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Open Access research with a European policy impact...

The Strathprints institutional repository is a digital archive of University of Strathclyde's Open Access research outputs. Strathprints provides access to thousands of Open Access research papers by Strathclyde researchers, including by researchers from the European Policies Research Centre (EPRC).

EPRC is a leading institute in Europe for comparative research on public policy, with a particular focus on regional development policies. Spanning 30 European countries, EPRC research programmes have a strong emphasis on applied research and knowledge exchange, including the provision of policy advice to EU institutions and national and sub-national government authorities throughout Europe.

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Inducible protection of human astrocytoma 1321N1 cells against hydrogen peroxide and aldehyde toxicity by 7-hydroxycoumarin is associated with the upregulation of aldo-keto reductases

Li, Dan and Ellis, Elizabeth (2012) Inducible protection of human astrocytoma 1321N1 cells against hydrogen peroxide and aldehyde toxicity by 7-hydroxycoumarin is associated with the upregulation of aldo-keto reductases. NeuroToxicology, 33 (5). pp. 1368-1374. ISSN 0161-813X

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Abstract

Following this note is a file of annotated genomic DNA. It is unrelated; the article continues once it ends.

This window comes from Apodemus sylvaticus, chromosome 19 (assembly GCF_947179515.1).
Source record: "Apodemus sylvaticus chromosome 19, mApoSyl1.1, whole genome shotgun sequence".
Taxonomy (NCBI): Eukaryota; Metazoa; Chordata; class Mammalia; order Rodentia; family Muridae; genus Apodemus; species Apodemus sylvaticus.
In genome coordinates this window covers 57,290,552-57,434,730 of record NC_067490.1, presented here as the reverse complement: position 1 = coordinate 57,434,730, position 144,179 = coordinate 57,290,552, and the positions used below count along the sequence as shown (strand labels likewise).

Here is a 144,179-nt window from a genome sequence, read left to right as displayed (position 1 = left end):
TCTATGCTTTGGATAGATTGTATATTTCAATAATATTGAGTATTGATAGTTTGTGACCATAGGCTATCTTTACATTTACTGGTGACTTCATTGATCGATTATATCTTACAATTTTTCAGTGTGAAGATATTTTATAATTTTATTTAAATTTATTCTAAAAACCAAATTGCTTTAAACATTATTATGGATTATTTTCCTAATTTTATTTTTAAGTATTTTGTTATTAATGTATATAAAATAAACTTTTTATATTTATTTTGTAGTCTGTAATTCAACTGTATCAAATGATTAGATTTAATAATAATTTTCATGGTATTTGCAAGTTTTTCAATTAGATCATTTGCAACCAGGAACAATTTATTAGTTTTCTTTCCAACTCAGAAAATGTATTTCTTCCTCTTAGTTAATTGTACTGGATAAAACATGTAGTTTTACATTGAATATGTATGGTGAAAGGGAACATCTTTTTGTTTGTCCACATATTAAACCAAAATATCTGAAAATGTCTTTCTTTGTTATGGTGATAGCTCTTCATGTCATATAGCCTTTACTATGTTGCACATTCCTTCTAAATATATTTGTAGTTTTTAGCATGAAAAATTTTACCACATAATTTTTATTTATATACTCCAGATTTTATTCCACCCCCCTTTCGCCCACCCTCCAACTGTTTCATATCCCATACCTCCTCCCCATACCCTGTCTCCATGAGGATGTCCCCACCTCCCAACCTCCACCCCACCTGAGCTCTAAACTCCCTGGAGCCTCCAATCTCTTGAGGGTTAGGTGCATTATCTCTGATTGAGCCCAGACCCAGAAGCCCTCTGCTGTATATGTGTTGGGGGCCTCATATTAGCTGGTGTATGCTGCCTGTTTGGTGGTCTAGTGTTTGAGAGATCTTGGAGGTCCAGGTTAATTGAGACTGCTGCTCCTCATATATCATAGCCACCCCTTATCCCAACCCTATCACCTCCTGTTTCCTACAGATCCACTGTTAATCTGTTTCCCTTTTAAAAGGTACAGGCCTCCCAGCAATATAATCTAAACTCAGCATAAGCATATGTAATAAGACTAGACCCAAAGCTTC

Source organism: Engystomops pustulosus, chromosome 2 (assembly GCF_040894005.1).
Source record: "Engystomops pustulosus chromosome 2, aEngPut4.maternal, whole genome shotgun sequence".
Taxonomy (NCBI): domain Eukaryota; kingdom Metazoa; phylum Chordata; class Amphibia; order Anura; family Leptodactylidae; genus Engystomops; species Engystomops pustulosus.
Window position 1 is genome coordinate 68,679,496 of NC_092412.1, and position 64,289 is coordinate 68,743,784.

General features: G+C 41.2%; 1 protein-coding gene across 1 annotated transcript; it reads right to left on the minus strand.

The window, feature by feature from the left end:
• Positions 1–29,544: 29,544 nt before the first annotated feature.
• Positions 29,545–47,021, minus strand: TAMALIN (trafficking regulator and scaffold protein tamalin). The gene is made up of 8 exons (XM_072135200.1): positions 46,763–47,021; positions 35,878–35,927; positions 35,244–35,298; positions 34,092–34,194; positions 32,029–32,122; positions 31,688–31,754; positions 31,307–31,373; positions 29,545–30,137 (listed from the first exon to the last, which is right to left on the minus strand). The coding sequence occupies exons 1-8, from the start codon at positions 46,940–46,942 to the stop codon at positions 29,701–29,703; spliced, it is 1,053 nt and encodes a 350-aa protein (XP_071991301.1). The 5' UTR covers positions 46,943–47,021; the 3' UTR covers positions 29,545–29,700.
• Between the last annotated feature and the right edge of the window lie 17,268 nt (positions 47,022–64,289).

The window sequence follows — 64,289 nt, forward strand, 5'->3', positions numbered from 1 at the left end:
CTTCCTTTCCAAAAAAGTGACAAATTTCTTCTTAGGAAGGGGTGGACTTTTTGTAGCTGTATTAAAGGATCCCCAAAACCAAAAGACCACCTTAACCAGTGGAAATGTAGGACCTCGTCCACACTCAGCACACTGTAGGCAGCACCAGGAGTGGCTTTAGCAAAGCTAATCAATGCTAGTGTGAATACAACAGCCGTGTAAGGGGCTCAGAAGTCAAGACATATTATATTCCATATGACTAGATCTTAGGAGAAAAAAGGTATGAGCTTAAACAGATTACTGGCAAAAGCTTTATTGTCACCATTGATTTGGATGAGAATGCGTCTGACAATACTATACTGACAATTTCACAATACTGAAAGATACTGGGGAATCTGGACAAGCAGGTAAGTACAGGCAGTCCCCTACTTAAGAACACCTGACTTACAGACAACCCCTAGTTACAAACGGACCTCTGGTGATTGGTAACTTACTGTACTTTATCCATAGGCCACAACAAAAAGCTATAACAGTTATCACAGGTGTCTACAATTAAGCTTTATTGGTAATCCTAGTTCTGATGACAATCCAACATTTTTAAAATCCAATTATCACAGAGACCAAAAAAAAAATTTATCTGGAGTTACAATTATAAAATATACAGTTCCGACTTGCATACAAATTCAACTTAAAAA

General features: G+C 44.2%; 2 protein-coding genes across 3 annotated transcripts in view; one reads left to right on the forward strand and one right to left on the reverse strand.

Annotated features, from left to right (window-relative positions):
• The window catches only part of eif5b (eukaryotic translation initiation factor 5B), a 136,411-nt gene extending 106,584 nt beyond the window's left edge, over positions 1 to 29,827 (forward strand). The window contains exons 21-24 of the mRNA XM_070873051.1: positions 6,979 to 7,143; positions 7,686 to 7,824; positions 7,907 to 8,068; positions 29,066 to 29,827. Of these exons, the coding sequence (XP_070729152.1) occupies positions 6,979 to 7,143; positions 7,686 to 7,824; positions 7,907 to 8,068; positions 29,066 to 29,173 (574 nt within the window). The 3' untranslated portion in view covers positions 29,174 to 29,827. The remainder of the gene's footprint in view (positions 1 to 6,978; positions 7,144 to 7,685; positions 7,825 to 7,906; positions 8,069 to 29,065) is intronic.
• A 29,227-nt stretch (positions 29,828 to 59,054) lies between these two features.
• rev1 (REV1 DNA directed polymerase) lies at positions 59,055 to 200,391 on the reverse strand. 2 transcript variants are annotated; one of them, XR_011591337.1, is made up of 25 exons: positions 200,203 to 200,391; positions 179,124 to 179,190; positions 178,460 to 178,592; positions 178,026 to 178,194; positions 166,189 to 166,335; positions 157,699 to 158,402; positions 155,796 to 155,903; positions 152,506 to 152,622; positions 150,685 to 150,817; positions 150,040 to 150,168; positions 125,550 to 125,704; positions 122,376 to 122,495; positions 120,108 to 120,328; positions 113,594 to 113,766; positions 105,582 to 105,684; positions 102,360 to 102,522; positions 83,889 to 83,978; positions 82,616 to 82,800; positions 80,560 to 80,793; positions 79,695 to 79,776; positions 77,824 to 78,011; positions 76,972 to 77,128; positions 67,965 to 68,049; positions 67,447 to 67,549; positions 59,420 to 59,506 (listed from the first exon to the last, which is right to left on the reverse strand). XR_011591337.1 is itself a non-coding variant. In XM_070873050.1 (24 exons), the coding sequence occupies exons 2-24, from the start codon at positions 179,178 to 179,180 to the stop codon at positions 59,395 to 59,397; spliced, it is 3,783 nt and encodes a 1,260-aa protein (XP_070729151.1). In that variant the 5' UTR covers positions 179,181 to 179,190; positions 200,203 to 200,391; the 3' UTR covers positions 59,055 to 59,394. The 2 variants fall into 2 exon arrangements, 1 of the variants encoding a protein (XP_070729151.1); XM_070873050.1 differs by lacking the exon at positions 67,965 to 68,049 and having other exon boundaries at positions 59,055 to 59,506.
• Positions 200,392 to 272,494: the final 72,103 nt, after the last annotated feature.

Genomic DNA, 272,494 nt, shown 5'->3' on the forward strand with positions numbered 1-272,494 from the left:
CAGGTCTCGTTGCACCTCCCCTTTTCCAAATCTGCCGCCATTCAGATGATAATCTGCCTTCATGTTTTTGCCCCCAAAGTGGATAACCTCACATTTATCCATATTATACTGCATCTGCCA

Reactive oxygen species (ROS) and consequent aldehydic lipid peroxidation products have been identified as significant in the progression of neurodegenerative diseases such as Alzheimer's and Parkinson's. Understanding and enhancing endogenous cellular protection against oxidants and aldehydes is therefore of interest in developing strategies to combat these diseases. In this study the role of the aldo-keto reductases AKR7A2 and AKR1C3 in protecting human astrocytoma 1321N1 cells against oxidant and aldehyde toxicity was investigated using siRNA gene silencing. Results show that both enzymes are responsible for part of the intrinsic protection against aldehydes and oxidants. Treating cells with sub-lethal concentrations of oxidant or aldehyde stress or with the natural coumarin 7-hydroxycoumarin (umbelliferone) revealed that endogenous resistance to aldehydes and oxidants can be induced significantly. The basis of the inducible protection by 7-hydroxycoumarin was shown to be associated with induction of the aldo-keto reductases AKR7A2 (1.5-fold) and AKR1 C (3-fold), and this inducible protection was sufficient to overcome siRNA silencing of AKR1C3. These results indicate the importance of AKR family members in the detoxication of aldehydes, and also show that the natural phytochemical 7-hydroxycoumarin is a potential therapeutic candidate for neurodegenerative diseases.